Volume 2 Supplement 1

Metabolism, Diet and Disease 2014: Cancer and metabolism

Open Access

Phosphoinositide 3-Kinase regulates glycolysis through mobilization of Aldolase A from the actin cytoskeleton

  • Hai Hu1,
  • Ashish Juvekar1,
  • Costas Lyssiotis2,
  • John G Albeck4,
  • Dean R Tolan3,
  • John M Asara1,
  • Gerburg M Wulf1 and
  • Lewis C Cantley2
Cancer & Metabolism20142(Suppl 1):P86

https://doi.org/10.1186/2049-3002-2-S1-P86

Published: 28 May 2014

Background

Phosphoinositide 3-Kinase (PI3K) has been shown to modulate multiple steps in glucose uptake and metabolism through activation of the protein kinase, AKT. In order to dissect the contributions of PI3K-pathway components, we examined the effects of specific enzyme inhibitors on the regulation of glycolysis.

Methods

We measured reduction of NAD to NADH, occurring at the GAPDH step, as a read-out for glycolysis in living cells; mass spectroscopy to determine the relative abundance of glycolytic metabolites in breast cell cultures and in a mouse model of breast cancer; immunoblotting and confocal live cell microscopy to delineate the intracellular signaling cascade downstream from PI3K and a spectrophotometric assay to determine Aldolase activity.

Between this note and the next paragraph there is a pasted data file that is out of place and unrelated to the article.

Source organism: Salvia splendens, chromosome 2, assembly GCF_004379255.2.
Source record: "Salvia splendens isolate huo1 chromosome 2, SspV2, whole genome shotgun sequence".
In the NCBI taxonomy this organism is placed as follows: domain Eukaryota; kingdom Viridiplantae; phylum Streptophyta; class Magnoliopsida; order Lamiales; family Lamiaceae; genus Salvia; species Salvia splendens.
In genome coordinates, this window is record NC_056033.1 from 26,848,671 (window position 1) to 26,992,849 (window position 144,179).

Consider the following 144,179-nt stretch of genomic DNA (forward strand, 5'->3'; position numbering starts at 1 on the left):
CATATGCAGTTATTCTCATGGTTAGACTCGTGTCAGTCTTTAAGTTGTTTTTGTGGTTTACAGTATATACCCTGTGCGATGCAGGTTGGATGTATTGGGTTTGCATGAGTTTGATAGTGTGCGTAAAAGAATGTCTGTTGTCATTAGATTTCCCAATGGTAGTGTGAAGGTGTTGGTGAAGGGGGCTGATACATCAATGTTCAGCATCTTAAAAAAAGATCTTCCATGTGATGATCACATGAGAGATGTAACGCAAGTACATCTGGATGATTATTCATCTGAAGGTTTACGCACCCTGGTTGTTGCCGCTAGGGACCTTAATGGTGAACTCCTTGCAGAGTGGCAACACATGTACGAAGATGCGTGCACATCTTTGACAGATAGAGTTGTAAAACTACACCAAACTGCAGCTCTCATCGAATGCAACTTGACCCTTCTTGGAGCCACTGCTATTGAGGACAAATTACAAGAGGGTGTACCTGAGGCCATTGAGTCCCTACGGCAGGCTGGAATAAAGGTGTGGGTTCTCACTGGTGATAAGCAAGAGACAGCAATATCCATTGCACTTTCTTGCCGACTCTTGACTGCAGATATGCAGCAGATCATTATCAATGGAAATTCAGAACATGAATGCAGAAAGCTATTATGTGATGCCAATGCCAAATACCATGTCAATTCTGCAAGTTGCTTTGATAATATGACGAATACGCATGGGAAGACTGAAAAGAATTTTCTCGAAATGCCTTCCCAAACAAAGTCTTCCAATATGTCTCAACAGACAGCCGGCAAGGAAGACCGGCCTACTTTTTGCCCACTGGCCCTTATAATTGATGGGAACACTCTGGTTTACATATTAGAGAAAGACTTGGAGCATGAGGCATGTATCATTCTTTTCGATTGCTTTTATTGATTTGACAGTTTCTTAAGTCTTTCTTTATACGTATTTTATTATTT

Results

In breast epithelial cells PI3K-, but not AKT-, SGK- or mTOR-inhibitors cause a significant decrease in glycolysis at the step catalyzed by Aldolase A. We show that growth factors stimulate Aldolase A release from the actin cytoskeleton and an increase in cellular Aldolase activity in a PI3K dependent manner. The mobilization and activation of Aldolase is dependent on Rac1-catalyzed phosphorylation of p-21 activated kinase (PAK) and subsequent mobilization of the actin cytoskeleton.

Conclusions

This newly identified AKT- and mTOR-independent role of PI3K in controlling glucose metabolism has important implications in regard to utilization of PI3K pathway inhibitors for treatment of epithelial cancers.

Authors’ Affiliations

(1)
Medicine, Beth Israel Deaconess Medical Center
(2)
Medicine, Weil Cornell Medical College
(3)
Biology, Boston University
(4)
University of California

Copyright

© Hu et al; licensee BioMed Central Ltd. 2014

This article is published under license to BioMed Central Ltd. This is an Open Access article distributed under the terms of the Creative Commons Attribution License (http://creativecommons.org/licenses/by/4.0), which permits unrestricted use, distribution, and reproduction in any medium, provided the original work is properly cited. The Creative Commons Public Domain Dedication waiver (http://creativecommons.org/publicdomain/zero/1.0/) applies to the data made available in this article, unless otherwise stated.

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